With Tony Romo Retiring, Where Do QB Needy Texans Turn Now?

Matthew Jordan

Tuesday, April 4, 2017 2:58 PM UTC

Tuesday, Apr. 4, 2017 2:58 PM UTC

Surprising news out of the NFL on Tuesday as Dallas QB Tony Romo, who was wanted by both the Texans and Broncos, has decided to retire from the NFL and start his broadcasting career. What does this mean for Houston and Denver?

Dallas Cowboys quarterback Tony Romo has barely played the past two years because of injuries, and the 37-year-old has decided to end his playing career. He was coveted for an analyst’s role by CBS, Fox and NBC and will accept one of those jobs. It’s a win-win for Romo as he will be still be paid millions of dollars annually while getting to spend more time with his family yet staying around football. Romo should make an excellent TV guy because he knows the game inside-and-out and is very charismatic. He’s expected to replace Phil Simms on CBS'  No. 1 team (thank God!).

Romo was never going to play for the Cowboys this season after the emergence of rookie Dak Prescott in 2016. Dallas is expected to now designate Romo as a post-June 1 release. Instead of counting $24.7 million in 2017 against the Cowboys’ salary cap, Romo would count $10.7 million this year and $8.9 million in 2018. The Cowboys would gain $14 million in cap space, but it would not become available until June 2.

Some might call Romo overrated because he was just 2-4 in the playoffs in his career and never appeared in a conference title game. That said, Romo was a four-time Pro Bowler who threw for 34,183 yards, 281 touchdowns and had a rating of 97.1. Those are all records for a Dallas quarterback. In fact, Romo’s rating is the third-highest career in league history (minimum 3000 attempts) behind Green Bay’s Aaron Rodgers (104.1) and New England’s Tom Brady (97.2). The difference being those guys have MVP Awards and Super Bowl rings.  Romo ranks third in quarterback wins in Cowboys history with 78, trailing only Troy Aikman (94) and Roger Staubach (85). Both those guys won Super Bowls.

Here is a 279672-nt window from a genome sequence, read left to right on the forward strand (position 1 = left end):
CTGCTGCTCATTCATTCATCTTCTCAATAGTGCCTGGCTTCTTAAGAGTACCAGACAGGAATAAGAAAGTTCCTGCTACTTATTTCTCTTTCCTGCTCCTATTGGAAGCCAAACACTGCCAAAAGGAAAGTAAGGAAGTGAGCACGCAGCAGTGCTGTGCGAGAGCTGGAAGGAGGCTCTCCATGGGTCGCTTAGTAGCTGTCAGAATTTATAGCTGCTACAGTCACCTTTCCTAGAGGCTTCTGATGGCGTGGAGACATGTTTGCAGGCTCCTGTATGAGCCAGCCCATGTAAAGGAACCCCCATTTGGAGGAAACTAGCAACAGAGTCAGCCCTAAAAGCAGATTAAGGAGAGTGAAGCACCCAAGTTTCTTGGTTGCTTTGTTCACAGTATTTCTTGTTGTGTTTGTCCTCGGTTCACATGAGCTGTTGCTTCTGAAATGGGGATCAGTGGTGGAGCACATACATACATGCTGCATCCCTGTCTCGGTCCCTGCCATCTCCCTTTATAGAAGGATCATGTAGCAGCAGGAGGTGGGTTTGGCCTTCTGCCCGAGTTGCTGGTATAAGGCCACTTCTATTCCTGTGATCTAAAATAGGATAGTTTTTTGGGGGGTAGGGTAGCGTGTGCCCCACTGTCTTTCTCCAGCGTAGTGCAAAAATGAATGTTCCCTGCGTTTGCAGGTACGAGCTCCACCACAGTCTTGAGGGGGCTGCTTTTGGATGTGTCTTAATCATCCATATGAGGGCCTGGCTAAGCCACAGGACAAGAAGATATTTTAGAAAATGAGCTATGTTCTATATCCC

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We can dissect Romo’s career at a later date. The big losers here are clearly the Houston Texans and Denver Broncos. Both were prepared to pounce on Romo whenever the Cowboys decided to release him. Dallas owner Jerry Jones was trying to work a trade, but neither franchise would bite. Those two were the clear betting favorites when BookMaker released an NFL prop on where Romo would play in 2017. Retirement wasn’t even an option.

The Broncos should be fine at QB as they still have last year’s starter Trevor Siemian, who was solid enough, and their future under center in second-year Paxton Lynch.

It’s a gut punch for Houston, however. The Texans have a Super Bowl-caliber defense already and some very good skill position offensive players in receivers DeAndre Hopkins and Will Fuller and running back Lamar Miller. Coach Bill O’Brien definitely doesn’t have a quarterback. Brock Osweiler was a free-agent bust last year and was traded in a salary dump to Cleveland. So the Texans' top current option would be to start Tom Savage, a former fourth-round draft pick who has dealt with injuries in recent seasons. Savage took over late last year for a struggling Osweiler but then suffered a concussion and missed the postseason. Journeyman Brandon Weeden is the No. 2 on the roster.

The top free-agent QBs on the market are former 49er Colin Kaepernick and ex-Bear Jay Cutler. If those guys were great options, the Texans already would have one of them. Cutler is considered a bad locker-room guy, and given team owner Bob McNair's political leanings Kaepernick isn’t a likely option. Houston’s first-round pick in this year’s draft is at No. 25, but the consensus is there’s no ready-to-play franchise QB in this class and certainly not at 25.

The Texans are +1100 on NFL futures to win the AFC title. They aren’t doing that with Savage under center.

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